you can see here that the actual analysis part is just for everyday our code you know we’re calling some subsetting we’re calling k-means and then we just do a normal plot and call points so pretty straightforward and the UI dot our file it indicates what the user interface should look like and here again it’s a very literal translation of what you see on the screen and again it’s only using our code so extremely simple to get started and and you can build things that before shiny would have taken a little more effort so that’s a very simple example we can get quite a bit more complex if you like this is going to be so there should be a map of the United States behind here like Google Maps but we since I don’t have internet here you can just see the outline from the data this is a zoomable map that shows zip codes of the United States and the size of the data points represents the population I can click them to see an exact number and the color is either red or blue and the blue zip codes represent the most affluent best-educated ZIP codes in the United States the 95th percentile and you can see that they kind of tend to cluster around cities this is Seattle here and the Northeast in particular around to New York and Washington DC are just saturated with these things I can change what the representation of the map means I can change the color to represent rather than a binary is 95th percentile or not have a continuous grade of that score that ranks their income and education and down here I got two plots one that represents a histogram of that tile score and then the other scatterplot of income versus college and as I move around the map you can see that those plots update so I can zoom in to some particular part of the country and see how they’re doing versus other parts there’s also a data Explorer tab here that lets you look at the raw data that underlies that map and I can filter this down to you know particular city a particular state I can combine these filters so I can compare Seattle to Portland and and then maybe ranked that by their score and this entire app is three hundred and fifty lines of our code and again no no HTML was necessary let me just show one more this one’s completely not going to work that’s a shame so those two apps were used for exploration yeah this is totally not going to work what that should be doing is pulling live information from one of our our studio servers we run our own Cranmer and it’s quite a popular one and what this should be showing is live down like a live feed of downloads that are being performed on the our studio ekran mirror right now and and you would see a bubble chart filling up the main thing to take away here is that shiny apps don’t just need to be used for exploration you can also have these kind of dashboard you type things that are designed to to let you monitor live data that updates in the background so in terms of what what we’re doing and what we’re gonna be doing in the future with a shiny in case you’ve been keeping up with us one of the things we have added recently is Russian capabilities for based graphics and ggplot2 so in case you have plots that you want to interact with directly by by throwing a selection directly on the plot rather than you know moving sliders and things like that to the side those are now available not just for new JavaScript based visualizations but even for based graphics and ggplot2 and I’ll have a demo of that in a moment and another thing that we’ve heard from shiny users is that they’d like more tools for analyzing their applications performance and for fixing bugs and that’s something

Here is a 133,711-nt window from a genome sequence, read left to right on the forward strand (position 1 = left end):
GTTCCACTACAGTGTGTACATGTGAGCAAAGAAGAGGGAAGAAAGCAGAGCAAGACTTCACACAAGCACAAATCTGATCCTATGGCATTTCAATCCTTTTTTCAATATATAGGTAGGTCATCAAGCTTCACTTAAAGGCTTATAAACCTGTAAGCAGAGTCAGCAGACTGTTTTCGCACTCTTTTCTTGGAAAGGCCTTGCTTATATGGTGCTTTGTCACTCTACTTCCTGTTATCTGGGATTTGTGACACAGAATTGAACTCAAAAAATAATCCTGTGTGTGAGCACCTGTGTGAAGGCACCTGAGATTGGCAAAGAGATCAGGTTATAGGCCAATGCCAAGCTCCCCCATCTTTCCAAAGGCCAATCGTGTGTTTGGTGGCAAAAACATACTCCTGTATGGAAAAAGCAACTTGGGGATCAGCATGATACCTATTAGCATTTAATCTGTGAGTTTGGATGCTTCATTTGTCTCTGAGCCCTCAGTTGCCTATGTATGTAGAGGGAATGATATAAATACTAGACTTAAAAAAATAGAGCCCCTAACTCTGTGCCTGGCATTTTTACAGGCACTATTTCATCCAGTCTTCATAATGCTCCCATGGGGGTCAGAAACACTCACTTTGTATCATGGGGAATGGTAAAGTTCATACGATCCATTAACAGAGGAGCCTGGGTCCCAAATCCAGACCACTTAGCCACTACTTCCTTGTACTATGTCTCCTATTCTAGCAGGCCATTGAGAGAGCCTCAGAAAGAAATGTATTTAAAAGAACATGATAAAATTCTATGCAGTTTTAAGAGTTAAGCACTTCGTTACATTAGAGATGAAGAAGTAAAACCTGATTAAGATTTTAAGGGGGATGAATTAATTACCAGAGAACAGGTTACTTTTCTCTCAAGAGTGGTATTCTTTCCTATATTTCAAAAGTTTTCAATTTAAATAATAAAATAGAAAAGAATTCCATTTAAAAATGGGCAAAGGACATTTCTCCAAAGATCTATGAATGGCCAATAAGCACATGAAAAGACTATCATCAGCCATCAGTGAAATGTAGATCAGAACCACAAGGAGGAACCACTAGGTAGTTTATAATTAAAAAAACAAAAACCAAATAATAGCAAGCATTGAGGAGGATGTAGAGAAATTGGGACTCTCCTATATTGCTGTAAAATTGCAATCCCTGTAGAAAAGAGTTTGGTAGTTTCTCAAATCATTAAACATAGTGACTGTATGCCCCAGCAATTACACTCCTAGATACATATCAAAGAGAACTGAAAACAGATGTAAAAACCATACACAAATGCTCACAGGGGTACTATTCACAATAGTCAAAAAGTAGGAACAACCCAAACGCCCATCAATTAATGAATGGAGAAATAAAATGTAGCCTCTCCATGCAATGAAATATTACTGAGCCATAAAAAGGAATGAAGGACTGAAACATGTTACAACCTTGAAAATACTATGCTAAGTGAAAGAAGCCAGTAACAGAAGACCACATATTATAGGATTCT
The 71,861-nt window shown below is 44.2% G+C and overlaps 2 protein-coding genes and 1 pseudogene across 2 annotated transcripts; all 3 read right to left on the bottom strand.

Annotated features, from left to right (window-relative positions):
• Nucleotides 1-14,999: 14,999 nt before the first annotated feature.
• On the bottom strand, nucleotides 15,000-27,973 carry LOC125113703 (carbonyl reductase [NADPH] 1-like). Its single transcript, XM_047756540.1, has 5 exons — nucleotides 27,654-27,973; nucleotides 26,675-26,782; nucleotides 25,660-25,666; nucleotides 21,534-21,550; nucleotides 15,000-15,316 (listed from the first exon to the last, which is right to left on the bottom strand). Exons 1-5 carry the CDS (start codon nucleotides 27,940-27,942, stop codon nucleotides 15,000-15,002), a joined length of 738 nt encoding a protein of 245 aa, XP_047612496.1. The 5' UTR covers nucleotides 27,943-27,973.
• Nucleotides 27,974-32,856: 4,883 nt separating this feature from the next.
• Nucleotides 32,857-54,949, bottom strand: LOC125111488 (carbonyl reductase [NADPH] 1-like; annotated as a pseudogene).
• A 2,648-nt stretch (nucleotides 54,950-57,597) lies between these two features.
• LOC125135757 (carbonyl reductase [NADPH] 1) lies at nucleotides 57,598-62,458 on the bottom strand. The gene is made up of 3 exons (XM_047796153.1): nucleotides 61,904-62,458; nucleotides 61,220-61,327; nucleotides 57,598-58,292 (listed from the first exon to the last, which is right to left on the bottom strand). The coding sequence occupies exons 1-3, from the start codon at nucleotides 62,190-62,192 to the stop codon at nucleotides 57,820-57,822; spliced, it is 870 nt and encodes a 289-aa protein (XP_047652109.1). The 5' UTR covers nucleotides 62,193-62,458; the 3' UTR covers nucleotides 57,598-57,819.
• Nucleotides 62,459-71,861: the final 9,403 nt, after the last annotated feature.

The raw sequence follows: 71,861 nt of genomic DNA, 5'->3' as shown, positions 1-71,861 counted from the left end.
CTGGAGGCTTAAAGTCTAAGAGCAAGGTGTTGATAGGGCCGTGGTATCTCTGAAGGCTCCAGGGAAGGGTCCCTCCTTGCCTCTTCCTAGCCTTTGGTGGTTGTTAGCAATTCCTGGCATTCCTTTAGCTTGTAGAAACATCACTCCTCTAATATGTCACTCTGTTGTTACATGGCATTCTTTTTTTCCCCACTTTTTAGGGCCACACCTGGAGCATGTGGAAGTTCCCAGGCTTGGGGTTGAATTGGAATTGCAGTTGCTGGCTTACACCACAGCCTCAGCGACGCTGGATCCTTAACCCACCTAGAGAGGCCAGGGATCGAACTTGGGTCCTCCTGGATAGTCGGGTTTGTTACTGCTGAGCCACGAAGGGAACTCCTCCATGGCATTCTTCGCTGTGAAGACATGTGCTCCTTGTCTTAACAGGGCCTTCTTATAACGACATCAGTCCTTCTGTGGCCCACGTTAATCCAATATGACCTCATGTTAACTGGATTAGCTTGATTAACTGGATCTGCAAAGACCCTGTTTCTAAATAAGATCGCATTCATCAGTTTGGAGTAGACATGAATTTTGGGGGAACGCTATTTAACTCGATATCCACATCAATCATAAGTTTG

that work we’re working on as well and we’ve also added a whole new set of options for enhancing for people who are very deep into JavaScript for enhancing the way SHINee communicates between the browser and the server and having all sorts of hooks for you to customize that okay so that’s just a taste of shiny if this is something that you’re you know haven’t used before and are interested in getting started with shiny our studio comm is our source for all things I can’t oh quit in I’ve screenshots so you can at least see we’ve got a very detailed tutorial that can get you started from from zero and then dozens of articles for diving into specific topics about shiny in a gallery with many many examples including some of the ones that I show today okay so now for something totally different there is a particular sorry I just played for a second so shiny gadgets as I was putting together demos last week for this talk I realized that there’s a particular way of using shiny that has been a little underutilized I think in the past and we thought it was kind of time to bring it to the floor and I want to explain what a shiny gadget is by first explaining what it’s not I want to contrast shiny gadgets to shiny apps and I took this quote from Roger ping his Coursera course developing data products he says a data product and in this case shiny apps are generally data products a data product is the production output from a statistical analysis data products automated complex analysis tasks are used technology to expand the utility of data informed model algorithm or inference and for me the key words here are production output you’ve done some analysis you’ve come to some conclusions and now you’re building something that could be an artifact for other people to it to engage with your conclusions or to do some exploration on their own but the bottom line is you’ve done your analysis you’ve done your work and now here here’s an output not to say that can’t meet to more work but but still this is something that you you’ve done your analysis and and now you have this this object and shiny gadgets in contrast are an interactive tool designed to be invoked straight from your are scripts or from the console to assist with analysis tasks that are inconvenient to tackle with code alone so the difference is a shiny app is like a report or a dashboard and a shiny gadget is like a tool to help you actually do your analysis so what do I mean by that okay so I’ve got a ggplot here over sorry this is meant to be hidden this is just a regular ggplot here can you guys see that okay and this is showing just the air quality data set and I’m plotting ozone versus temp so there are a couple things that I’d like to be able to do here so plot one is my GG plot object just like we normally create them and I’ve made a function called GG zoom so I’m gonna run this and unlike most shiny apps it didn’t pop up in a separate browser window it’s showing right in my viewer pane here in our studio and we just reach through the plot so I can make a selection here and choose to zoom in on a particular part and and it zooms in I can hit unzoom to go back to the original view so that’s not the slickest zooming you’ve ever seen an interactive plot but the cool thing here is that I can give almost any GG plot that I can come up with I can stick it to that GG zoom function and it will work that way so you know in this particular example it’s a very small data set so it doesn’t really matter but you can imagine much denser datasets where zooming in really helps you you know deal with over clotting issues and things like that another thing we can do is to use these tools to identify points so I can hover over some of these points and you can see at the bottom now it’s showing me the row number and then the Associated values for that row and another thing we can do here let’s